Today’s status-seeker is defined more by the type of consumption rather than the consumption itself.  In days past everyone who was anyone had to be seen at ‘21’ or Max’s Kansas City.  The brands or designers of desired jewels, dress, accessories, cars, furniture, and appointments were clearly specified.  There was no shame in every socialite wearing Dior as long as the dresses were of different design.  Now context defines status choice.  Organic rules, and the choice of restaurant or food boutique matters less than the purposeful effort.  Of course choices are stratified.  There are boutiques who not only have free-range poultry but chickens which have been raised in the New Zealand highlands far from even the motes of pollution.  There will always be differentiation.  Status is complex.

So who are the avant-garde in today’s consumer society?  Who has been inoculated against Veblen’s conspicuous consumption?  Can anyone living in America possibly be immune or at least resistant to the persistent pressures not only to consume but to consume with status and recognition in mind?

There are those who, if there were a category on the census form for ‘Indifferent’ when it came to religious choice, would choose it.  They are neither believers nor atheists; neither agnostics nor searchers.  Religion for them simply has no interest, no relevance, and no pertinence whatsoever.  They are neither lapsed Catholics petulantly refusing to check any boxes that even suggest affiliation, nor intellectual atheists who have made a religion out of no-belief.  They simply don’t care.

These Americans keep the rubber on the road until their old cars are beyond repair; who wear old suits of  two decades ago because it is a pain and a waste of money to upgrade; who duck tape, jerry-rig, and make do with old lamps, dish washers on their last legs, and lamps that flicker and fade.  They care nothing for the conspicuous consumption of Nantucket WASPs, Jersey goombas, or South Carolina trailer-and-grits Walmart shoppers.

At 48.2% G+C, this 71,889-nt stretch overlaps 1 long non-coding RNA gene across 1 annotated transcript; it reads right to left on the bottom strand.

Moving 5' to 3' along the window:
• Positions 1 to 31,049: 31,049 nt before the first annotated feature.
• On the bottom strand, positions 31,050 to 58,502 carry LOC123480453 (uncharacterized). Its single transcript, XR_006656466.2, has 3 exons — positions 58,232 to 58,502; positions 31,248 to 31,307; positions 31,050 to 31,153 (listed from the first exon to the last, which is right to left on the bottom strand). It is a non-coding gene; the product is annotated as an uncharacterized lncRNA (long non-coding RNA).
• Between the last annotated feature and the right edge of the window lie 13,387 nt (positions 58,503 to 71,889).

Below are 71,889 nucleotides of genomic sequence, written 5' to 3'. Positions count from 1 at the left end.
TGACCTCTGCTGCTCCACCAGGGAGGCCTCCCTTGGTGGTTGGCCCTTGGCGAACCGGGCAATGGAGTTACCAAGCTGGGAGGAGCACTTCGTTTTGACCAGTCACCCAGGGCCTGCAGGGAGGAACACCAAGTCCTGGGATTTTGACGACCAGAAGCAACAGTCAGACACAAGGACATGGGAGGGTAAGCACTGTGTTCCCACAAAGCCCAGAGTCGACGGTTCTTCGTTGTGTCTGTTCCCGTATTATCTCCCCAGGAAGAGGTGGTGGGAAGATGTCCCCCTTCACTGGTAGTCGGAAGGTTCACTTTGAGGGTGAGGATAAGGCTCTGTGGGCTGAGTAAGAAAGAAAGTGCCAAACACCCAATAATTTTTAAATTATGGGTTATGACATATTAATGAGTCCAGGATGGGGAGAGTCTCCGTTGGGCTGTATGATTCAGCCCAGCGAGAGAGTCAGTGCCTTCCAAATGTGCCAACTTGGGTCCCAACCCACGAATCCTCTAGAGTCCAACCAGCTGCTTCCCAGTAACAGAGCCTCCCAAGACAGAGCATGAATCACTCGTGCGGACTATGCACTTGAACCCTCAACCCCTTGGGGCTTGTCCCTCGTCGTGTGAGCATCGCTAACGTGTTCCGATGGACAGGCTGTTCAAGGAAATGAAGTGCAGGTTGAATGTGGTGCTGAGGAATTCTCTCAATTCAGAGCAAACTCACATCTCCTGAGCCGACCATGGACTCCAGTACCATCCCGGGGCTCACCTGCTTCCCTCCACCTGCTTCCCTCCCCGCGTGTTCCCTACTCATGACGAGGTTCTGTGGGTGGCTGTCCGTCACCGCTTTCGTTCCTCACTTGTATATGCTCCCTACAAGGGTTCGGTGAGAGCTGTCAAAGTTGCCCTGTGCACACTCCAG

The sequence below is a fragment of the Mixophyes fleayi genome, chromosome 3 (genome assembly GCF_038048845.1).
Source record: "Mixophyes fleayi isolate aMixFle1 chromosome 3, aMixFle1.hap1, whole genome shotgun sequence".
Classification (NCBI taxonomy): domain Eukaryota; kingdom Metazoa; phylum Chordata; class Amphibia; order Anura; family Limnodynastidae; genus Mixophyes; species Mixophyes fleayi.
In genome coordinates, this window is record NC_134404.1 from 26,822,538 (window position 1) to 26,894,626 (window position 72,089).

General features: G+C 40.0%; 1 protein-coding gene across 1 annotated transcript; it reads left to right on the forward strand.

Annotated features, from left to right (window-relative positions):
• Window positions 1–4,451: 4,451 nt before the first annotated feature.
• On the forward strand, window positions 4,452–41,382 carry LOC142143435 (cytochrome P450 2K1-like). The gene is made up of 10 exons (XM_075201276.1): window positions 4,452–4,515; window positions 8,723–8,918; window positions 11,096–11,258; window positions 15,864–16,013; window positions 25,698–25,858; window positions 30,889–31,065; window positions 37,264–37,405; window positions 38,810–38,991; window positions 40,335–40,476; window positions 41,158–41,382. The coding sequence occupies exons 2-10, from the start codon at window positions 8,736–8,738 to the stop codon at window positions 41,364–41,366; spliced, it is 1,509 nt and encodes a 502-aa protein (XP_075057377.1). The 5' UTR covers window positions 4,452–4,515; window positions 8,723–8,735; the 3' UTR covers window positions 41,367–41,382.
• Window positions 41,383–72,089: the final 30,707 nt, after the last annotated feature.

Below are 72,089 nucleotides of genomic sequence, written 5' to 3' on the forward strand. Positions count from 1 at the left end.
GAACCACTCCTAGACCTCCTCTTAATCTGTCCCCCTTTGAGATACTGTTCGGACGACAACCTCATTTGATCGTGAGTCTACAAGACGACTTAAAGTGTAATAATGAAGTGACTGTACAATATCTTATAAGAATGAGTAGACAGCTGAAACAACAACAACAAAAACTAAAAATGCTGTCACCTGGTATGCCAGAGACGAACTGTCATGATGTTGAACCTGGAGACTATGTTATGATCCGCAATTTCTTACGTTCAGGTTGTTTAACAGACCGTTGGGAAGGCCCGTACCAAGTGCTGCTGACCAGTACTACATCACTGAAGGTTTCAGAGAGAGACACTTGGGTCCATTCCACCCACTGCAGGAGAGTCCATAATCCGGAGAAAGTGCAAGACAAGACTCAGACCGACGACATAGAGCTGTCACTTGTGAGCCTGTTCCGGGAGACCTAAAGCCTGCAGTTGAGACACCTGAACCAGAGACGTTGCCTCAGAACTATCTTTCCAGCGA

The difference between these new avant-garde indifferent Americans and the old WASP culture which made a point of showy indifference is significant.  The old line New Englanders cared very much about outward displays of status.  They could no sooner buy a Coupe de Ville than a Dirt Cheap shirtwaist.   The new socially avant-garde will buy a used Cadillac with no hesitation or compunction whatsoever  as long as the price is right.  Status – either classic or obverse – has no salience at all.

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The new avant-garde does not make a display of practicality.  For them keeping the rubber on the road has no purpose other than avoiding the contentious and difficult process of buying a new car.  They have no geo-ecological mission, no resolution to save the planet or protect the environment.  They simply take the easiest, most cost-effective, and personally practical way out. 

The new avant-garde are the unintentional anti-capitalists; the Occupy Wall Street despite themselves; Bernie Socialists without a card to carry, true revolutionaries who challenge the ethos of consumption and status more than anyone.

“Dull, uninspired, predictable, and unproductive” are the many critical epithets of this emerging revolutionary class.  “Wishy-washy, uncommitted, amoral and anethical”.

To be sure indifference is very un-American.  In a nation of boosters, volunteers, political activists, religious evangelists, and social idealists sitting on the fence is the worst position possible.  Yet indifference is just as potent a political philosophy as grassroots communalism or Ayn Rand individualism.  It is more corrosive to entrenched capitalism than any other trend or movement.

Indifference is the highest state of philosophical evolution.  It incorporates the concept of Hindu maya (illusion) and Buddhist Middle Way.  It reflects Sartre, Nietzsche, Schopenhauer, and Kierkegaard and Existentialism.  It is the most evolved principle governing human interaction for it is based on millennia of purposeless, pointless,  but predictable human history.  It is the antithesis of aggressive capitalism and personal acquisitiveness.  It is revolutionary.